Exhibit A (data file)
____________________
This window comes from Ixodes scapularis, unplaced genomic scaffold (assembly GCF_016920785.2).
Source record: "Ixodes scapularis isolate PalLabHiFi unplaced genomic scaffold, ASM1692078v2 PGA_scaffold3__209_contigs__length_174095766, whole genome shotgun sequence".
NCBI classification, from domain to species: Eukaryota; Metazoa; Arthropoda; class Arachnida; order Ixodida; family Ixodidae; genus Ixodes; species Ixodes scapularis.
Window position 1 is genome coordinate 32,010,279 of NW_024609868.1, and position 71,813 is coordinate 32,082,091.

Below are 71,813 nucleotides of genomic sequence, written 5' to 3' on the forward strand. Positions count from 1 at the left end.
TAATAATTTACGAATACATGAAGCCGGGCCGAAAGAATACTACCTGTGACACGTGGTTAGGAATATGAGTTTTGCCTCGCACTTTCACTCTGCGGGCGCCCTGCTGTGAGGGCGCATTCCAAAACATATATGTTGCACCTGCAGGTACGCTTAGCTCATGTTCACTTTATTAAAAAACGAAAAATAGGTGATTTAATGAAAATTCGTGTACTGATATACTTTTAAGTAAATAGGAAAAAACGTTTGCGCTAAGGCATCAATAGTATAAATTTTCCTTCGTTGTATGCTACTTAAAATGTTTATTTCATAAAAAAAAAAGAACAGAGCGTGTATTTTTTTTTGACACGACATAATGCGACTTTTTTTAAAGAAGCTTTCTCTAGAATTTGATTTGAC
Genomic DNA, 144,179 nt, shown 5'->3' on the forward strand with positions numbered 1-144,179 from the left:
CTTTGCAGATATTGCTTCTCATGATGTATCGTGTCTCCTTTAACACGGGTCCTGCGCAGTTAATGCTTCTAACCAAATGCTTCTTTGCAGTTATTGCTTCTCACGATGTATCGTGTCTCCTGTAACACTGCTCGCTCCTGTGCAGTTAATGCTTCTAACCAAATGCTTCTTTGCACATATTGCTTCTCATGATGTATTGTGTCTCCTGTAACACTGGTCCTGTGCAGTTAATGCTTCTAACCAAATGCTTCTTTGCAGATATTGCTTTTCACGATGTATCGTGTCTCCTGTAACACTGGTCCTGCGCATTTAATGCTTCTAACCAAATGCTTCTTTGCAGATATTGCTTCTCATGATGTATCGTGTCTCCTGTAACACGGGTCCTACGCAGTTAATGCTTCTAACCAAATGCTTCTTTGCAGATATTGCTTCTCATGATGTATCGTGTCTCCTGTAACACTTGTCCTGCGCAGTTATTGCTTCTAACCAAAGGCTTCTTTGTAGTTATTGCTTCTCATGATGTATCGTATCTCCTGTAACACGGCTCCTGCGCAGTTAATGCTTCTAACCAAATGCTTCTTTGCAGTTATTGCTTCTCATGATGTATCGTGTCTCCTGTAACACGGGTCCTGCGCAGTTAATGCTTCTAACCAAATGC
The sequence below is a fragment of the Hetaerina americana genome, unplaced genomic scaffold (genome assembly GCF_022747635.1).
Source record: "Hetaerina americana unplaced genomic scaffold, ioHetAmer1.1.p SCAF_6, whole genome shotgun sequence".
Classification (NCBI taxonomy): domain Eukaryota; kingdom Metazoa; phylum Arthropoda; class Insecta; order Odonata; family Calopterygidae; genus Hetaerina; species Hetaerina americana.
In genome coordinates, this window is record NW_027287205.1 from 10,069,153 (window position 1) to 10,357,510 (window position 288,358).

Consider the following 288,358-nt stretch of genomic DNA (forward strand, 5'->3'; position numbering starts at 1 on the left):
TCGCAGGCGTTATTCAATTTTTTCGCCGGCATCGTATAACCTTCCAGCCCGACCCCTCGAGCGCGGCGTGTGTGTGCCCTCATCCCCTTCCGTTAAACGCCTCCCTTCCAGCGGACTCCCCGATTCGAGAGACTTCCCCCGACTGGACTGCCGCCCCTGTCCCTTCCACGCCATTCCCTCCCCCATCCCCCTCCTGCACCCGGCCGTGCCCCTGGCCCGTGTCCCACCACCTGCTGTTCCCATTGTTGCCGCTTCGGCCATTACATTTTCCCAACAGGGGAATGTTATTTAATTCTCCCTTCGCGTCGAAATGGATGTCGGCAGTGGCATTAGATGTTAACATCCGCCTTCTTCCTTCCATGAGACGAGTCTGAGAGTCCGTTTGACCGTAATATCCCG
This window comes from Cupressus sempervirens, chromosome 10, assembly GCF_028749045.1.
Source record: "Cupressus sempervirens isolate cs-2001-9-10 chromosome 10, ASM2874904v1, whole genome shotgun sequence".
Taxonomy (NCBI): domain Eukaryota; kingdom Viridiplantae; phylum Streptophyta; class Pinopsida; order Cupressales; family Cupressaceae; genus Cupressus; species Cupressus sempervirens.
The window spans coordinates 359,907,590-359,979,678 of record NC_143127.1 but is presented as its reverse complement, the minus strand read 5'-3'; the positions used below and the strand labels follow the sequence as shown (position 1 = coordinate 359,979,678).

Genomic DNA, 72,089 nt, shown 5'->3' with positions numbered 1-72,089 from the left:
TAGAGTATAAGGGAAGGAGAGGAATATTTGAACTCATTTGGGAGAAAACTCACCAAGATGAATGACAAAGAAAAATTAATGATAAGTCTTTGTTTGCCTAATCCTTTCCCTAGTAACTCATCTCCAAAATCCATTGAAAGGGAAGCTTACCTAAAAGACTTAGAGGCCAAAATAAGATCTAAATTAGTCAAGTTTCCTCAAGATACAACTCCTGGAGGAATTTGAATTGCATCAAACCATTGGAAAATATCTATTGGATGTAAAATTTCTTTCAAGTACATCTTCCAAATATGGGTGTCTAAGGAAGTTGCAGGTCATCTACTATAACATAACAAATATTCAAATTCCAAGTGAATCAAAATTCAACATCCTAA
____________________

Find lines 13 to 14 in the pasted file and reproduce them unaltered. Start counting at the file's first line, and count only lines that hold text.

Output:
Consider the following 288,358-nt stretch of genomic DNA (forward strand, 5'->3'; position numbering starts at 1 on the left):
TCGCAGGCGTTATTCAATTTTTTCGCCGGCATCGTATAACCTTCCAGCCCGACCCCTCGAGCGCGGCGTGTGTGTGCCCTCATCCCCTTCCGTTAAACGCCTCCCTTCCAGCGGACTCCCCGATTCGAGAGACTTCCCCCGACTGGACTGCCGCCCCTGTCCCTTCCACGCCATTCCCTCCCCCATCCCCCTCCTGCACCCGGCCGTGCCCCTGGCCCGTGTCCCACCACCTGCTGTTCCCATTGTTGCCGCTTCGGCCATTACATTTTCCCAACAGGGGAATGTTATTTAATTCTCCCTTCGCGTCGAAATGGATGTCGGCAGTGGCATTAGATGTTAACATCCGCCTTCTTCCTTCCATGAGACGAGTCTGAGAGTCCGTTTGACCGTAATATCCCG